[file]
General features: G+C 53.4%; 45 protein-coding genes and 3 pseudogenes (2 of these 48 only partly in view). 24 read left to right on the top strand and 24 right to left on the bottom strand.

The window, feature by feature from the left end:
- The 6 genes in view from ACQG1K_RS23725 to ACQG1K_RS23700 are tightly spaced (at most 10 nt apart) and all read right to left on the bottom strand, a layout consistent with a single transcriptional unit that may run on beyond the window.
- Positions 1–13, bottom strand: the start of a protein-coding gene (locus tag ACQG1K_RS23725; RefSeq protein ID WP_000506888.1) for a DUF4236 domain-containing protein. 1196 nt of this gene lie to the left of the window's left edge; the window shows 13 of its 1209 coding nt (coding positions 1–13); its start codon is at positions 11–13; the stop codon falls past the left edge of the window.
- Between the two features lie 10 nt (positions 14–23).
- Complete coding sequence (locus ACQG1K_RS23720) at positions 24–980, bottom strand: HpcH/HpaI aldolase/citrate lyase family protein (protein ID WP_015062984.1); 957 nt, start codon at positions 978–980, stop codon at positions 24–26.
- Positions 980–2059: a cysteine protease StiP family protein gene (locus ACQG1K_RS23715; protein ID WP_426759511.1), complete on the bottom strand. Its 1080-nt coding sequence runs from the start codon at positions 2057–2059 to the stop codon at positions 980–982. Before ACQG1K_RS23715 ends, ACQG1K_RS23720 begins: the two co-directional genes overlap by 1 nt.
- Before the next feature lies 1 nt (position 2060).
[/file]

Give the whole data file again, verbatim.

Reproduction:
General features: G+C 53.4%; 45 protein-coding genes and 3 pseudogenes (2 of these 48 only partly in view). 24 read left to right on the top strand and 24 right to left on the bottom strand.

The window, feature by feature from the left end:
- The 6 genes in view from ACQG1K_RS23725 to ACQG1K_RS23700 are tightly spaced (at most 10 nt apart) and all read right to left on the bottom strand, a layout consistent with a single transcriptional unit that may run on beyond the window.
- Positions 1–13, bottom strand: the start of a protein-coding gene (locus tag ACQG1K_RS23725; RefSeq protein ID WP_000506888.1) for a DUF4236 domain-containing protein. 1196 nt of this gene lie to the left of the window's left edge; the window shows 13 of its 1209 coding nt (coding positions 1–13); its start codon is at positions 11–13; the stop codon falls past the left edge of the window.
- Between the two features lie 10 nt (positions 14–23).
- Complete coding sequence (locus ACQG1K_RS23720) at positions 24–980, bottom strand: HpcH/HpaI aldolase/citrate lyase family protein (protein ID WP_015062984.1); 957 nt, start codon at positions 978–980, stop codon at positions 24–26.
- Positions 980–2059: a cysteine protease StiP family protein gene (locus ACQG1K_RS23715; protein ID WP_426759511.1), complete on the bottom strand. Its 1080-nt coding sequence runs from the start codon at positions 2057–2059 to the stop codon at positions 980–982. Before ACQG1K_RS23715 ends, ACQG1K_RS23720 begins: the two co-directional genes overlap by 1 nt.
- Before the next feature lies 1 nt (position 2060).